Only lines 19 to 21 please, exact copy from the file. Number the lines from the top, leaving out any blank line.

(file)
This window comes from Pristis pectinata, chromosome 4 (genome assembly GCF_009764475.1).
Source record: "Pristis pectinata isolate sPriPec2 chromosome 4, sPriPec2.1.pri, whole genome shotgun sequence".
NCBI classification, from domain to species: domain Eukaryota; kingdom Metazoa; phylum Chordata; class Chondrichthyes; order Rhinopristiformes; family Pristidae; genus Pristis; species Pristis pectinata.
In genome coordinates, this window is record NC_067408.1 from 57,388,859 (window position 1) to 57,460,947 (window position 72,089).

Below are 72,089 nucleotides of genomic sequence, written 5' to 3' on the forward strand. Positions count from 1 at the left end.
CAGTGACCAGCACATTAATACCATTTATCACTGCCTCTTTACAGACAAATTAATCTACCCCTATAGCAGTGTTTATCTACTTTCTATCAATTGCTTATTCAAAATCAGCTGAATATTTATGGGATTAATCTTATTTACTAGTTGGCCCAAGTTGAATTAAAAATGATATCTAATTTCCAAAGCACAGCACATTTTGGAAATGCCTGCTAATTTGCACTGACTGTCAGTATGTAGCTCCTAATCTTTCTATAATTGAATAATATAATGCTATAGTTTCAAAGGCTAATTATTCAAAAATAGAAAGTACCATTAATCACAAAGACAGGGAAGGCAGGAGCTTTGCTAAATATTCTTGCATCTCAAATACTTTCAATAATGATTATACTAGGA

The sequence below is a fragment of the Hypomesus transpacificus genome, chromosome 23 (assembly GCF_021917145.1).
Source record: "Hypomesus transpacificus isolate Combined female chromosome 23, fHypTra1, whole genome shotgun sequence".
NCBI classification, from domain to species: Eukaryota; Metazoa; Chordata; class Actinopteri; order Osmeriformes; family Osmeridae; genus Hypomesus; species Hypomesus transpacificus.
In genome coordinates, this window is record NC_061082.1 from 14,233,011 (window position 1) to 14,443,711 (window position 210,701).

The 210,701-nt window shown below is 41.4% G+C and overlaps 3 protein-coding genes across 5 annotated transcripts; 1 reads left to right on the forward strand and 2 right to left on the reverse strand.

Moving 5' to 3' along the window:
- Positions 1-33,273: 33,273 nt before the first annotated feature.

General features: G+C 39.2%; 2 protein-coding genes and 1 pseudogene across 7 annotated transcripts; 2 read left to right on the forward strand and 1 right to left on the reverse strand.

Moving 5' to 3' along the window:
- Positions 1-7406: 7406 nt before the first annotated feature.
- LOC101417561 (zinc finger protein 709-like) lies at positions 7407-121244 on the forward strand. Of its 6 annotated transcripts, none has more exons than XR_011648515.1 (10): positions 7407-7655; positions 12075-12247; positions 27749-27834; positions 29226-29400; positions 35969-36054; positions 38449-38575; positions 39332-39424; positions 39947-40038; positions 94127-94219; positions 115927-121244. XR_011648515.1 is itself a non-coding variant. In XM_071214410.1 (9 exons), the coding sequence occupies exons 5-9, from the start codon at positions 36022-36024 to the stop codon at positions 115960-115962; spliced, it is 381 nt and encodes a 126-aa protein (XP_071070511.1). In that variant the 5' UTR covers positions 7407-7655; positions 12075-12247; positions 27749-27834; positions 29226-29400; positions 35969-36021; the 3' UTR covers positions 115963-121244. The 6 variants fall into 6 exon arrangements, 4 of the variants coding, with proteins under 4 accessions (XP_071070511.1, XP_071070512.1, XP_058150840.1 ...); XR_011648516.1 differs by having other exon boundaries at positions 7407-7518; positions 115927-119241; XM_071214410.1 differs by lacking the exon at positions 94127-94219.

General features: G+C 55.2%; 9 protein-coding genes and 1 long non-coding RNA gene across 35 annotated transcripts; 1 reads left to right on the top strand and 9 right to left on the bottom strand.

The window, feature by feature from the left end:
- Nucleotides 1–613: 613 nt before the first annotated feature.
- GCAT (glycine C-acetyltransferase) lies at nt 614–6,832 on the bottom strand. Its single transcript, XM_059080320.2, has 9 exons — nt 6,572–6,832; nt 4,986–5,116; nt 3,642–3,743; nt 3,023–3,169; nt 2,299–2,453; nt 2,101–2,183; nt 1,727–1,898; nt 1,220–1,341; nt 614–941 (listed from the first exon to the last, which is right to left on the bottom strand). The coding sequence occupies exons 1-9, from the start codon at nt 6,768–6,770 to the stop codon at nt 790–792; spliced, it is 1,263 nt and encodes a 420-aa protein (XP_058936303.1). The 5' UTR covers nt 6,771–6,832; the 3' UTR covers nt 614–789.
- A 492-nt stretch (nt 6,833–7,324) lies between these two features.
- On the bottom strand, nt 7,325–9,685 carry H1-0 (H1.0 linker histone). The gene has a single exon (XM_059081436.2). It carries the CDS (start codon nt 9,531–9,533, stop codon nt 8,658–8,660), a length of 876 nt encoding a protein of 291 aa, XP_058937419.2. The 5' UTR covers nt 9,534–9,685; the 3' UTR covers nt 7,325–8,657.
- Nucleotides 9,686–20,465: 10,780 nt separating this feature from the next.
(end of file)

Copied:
The window, feature by feature from the left end:
- Nucleotides 1–613: 613 nt before the first annotated feature.
- GCAT (glycine C-acetyltransferase) lies at nt 614–6,832 on the bottom strand. Its single transcript, XM_059080320.2, has 9 exons — nt 6,572–6,832; nt 4,986–5,116; nt 3,642–3,743; nt 3,023–3,169; nt 2,299–2,453; nt 2,101–2,183; nt 1,727–1,898; nt 1,220–1,341; nt 614–941 (listed from the first exon to the last, which is right to left on the bottom strand). The coding sequence occupies exons 1-9, from the start codon at nt 6,768–6,770 to the stop codon at nt 790–792; spliced, it is 1,263 nt and encodes a 420-aa protein (XP_058936303.1). The 5' UTR covers nt 6,771–6,832; the 3' UTR covers nt 614–789.